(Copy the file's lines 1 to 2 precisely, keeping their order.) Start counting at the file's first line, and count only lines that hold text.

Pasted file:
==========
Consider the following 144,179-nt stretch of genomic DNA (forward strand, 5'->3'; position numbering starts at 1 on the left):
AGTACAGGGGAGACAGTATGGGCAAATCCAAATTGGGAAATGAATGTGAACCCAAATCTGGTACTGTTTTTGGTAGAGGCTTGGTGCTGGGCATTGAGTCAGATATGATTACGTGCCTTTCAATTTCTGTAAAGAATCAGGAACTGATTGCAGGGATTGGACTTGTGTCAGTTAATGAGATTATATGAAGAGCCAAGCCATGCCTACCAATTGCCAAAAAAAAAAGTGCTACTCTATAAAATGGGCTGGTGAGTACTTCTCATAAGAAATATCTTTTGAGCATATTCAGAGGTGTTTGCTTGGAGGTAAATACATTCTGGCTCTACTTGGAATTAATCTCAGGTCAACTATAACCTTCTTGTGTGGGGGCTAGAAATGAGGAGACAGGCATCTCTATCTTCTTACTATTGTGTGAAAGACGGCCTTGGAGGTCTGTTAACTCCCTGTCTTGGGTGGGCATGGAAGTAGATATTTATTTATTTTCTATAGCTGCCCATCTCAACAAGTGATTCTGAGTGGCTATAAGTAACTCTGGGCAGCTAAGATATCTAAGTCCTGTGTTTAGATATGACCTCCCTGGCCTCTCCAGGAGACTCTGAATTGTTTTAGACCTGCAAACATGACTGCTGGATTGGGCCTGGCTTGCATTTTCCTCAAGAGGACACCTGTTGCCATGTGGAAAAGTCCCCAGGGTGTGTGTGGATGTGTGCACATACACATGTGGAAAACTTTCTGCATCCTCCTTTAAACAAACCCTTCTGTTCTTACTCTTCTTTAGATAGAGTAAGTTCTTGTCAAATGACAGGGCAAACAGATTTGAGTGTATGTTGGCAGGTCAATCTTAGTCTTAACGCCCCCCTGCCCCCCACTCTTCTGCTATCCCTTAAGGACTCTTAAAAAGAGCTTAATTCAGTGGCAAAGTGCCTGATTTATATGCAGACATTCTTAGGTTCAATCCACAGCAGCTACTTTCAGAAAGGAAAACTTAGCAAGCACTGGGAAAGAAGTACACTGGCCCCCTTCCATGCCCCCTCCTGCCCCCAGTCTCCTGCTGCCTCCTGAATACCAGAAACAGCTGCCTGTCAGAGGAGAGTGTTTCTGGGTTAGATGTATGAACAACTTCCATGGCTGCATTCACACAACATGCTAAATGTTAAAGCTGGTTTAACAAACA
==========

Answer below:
Consider the following 144,179-nt stretch of genomic DNA (forward strand, 5'->3'; position numbering starts at 1 on the left):
AGTACAGGGGAGACAGTATGGGCAAATCCAAATTGGGAAATGAATGTGAACCCAAATCTGGTACTGTTTTTGGTAGAGGCTTGGTGCTGGGCATTGAGTCAGATATGATTACGTGCCTTTCAATTTCTGTAAAGAATCAGGAACTGATTGCAGGGATTGGACTTGTGTCAGTTAATGAGATTATATGAAGAGCCAAGCCATGCCTACCAATTGCCAAAAAAAAAAGTGCTACTCTATAAAATGGGCTGGTGAGTACTTCTCATAAGAAATATCTTTTGAGCATATTCAGAGGTGTTTGCTTGGAGGTAAATACATTCTGGCTCTACTTGGAATTAATCTCAGGTCAACTATAACCTTCTTGTGTGGGGGCTAGAAATGAGGAGACAGGCATCTCTATCTTCTTACTATTGTGTGAAAGACGGCCTTGGAGGTCTGTTAACTCCCTGTCTTGGGTGGGCATGGAAGTAGATATTTATTTATTTTCTATAGCTGCCCATCTCAACAAGTGATTCTGAGTGGCTATAAGTAACTCTGGGCAGCTAAGATATCTAAGTCCTGTGTTTAGATATGACCTCCCTGGCCTCTCCAGGAGACTCTGAATTGTTTTAGACCTGCAAACATGACTGCTGGATTGGGCCTGGCTTGCATTTTCCTCAAGAGGACACCTGTTGCCATGTGGAAAAGTCCCCAGGGTGTGTGTGGATGTGTGCACATACACATGTGGAAAACTTTCTGCATCCTCCTTTAAACAAACCCTTCTGTTCTTACTCTTCTTTAGATAGAGTAAGTTCTTGTCAAATGACAGGGCAAACAGATTTGAGTGTATGTTGGCAGGTCAATCTTAGTCTTAACGCCCCCCTGCCCCCCACTCTTCTGCTATCCCTTAAGGACTCTTAAAAAGAGCTTAATTCAGTGGCAAAGTGCCTGATTTATATGCAGACATTCTTAGGTTCAATCCACAGCAGCTACTTTCAGAAAGGAAAACTTAGCAAGCACTGGGAAAGAAGTACACTGGCCCCCTTCCATGCCCCCTCCTGCCCCCAGTCTCCTGCTGCCTCCTGAATACCAGAAACAGCTGCCTGTCAGAGGAGAGTGTTTCTGGGTTAGATGTATGAACAACTTCCATGGCTGCATTCACACAACATGCTAAATGTTAAAGCTGGTTTAACAAACA